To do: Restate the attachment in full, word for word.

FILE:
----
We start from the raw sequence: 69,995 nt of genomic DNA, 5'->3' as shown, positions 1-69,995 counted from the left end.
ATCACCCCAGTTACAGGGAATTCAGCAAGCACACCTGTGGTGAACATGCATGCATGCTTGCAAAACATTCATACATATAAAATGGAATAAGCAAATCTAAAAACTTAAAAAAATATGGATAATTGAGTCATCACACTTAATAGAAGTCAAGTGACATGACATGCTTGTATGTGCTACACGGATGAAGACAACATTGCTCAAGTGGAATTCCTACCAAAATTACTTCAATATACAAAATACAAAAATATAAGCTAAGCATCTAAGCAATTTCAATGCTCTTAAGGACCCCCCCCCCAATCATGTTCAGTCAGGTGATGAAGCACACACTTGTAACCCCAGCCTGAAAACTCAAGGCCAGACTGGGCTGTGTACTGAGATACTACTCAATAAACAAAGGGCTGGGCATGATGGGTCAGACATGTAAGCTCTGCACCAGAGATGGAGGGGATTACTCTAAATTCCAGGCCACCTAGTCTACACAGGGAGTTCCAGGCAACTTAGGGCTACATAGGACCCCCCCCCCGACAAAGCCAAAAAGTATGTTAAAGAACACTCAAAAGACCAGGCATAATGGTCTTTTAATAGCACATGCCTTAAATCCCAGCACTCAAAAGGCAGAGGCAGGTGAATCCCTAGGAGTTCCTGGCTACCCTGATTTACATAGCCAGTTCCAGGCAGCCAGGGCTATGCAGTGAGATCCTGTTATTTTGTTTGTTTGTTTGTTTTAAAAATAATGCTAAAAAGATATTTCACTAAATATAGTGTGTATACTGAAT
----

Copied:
We start from the raw sequence: 69,995 nt of genomic DNA, 5'->3' as shown, positions 1-69,995 counted from the left end.
ATCACCCCAGTTACAGGGAATTCAGCAAGCACACCTGTGGTGAACATGCATGCATGCTTGCAAAACATTCATACATATAAAATGGAATAAGCAAATCTAAAAACTTAAAAAAATATGGATAATTGAGTCATCACACTTAATAGAAGTCAAGTGACATGACATGCTTGTATGTGCTACACGGATGAAGACAACATTGCTCAAGTGGAATTCCTACCAAAATTACTTCAATATACAAAATACAAAAATATAAGCTAAGCATCTAAGCAATTTCAATGCTCTTAAGGACCCCCCCCCCAATCATGTTCAGTCAGGTGATGAAGCACACACTTGTAACCCCAGCCTGAAAACTCAAGGCCAGACTGGGCTGTGTACTGAGATACTACTCAATAAACAAAGGGCTGGGCATGATGGGTCAGACATGTAAGCTCTGCACCAGAGATGGAGGGGATTACTCTAAATTCCAGGCCACCTAGTCTACACAGGGAGTTCCAGGCAACTTAGGGCTACATAGGACCCCCCCCCCGACAAAGCCAAAAAGTATGTTAAAGAACACTCAAAAGACCAGGCATAATGGTCTTTTAATAGCACATGCCTTAAATCCCAGCACTCAAAAGGCAGAGGCAGGTGAATCCCTAGGAGTTCCTGGCTACCCTGATTTACATAGCCAGTTCCAGGCAGCCAGGGCTATGCAGTGAGATCCTGTTATTTTGTTTGTTTGTTTGTTTTAAAAATAATGCTAAAAAGATATTTCACTAAATATAGTGTGTATACTGAAT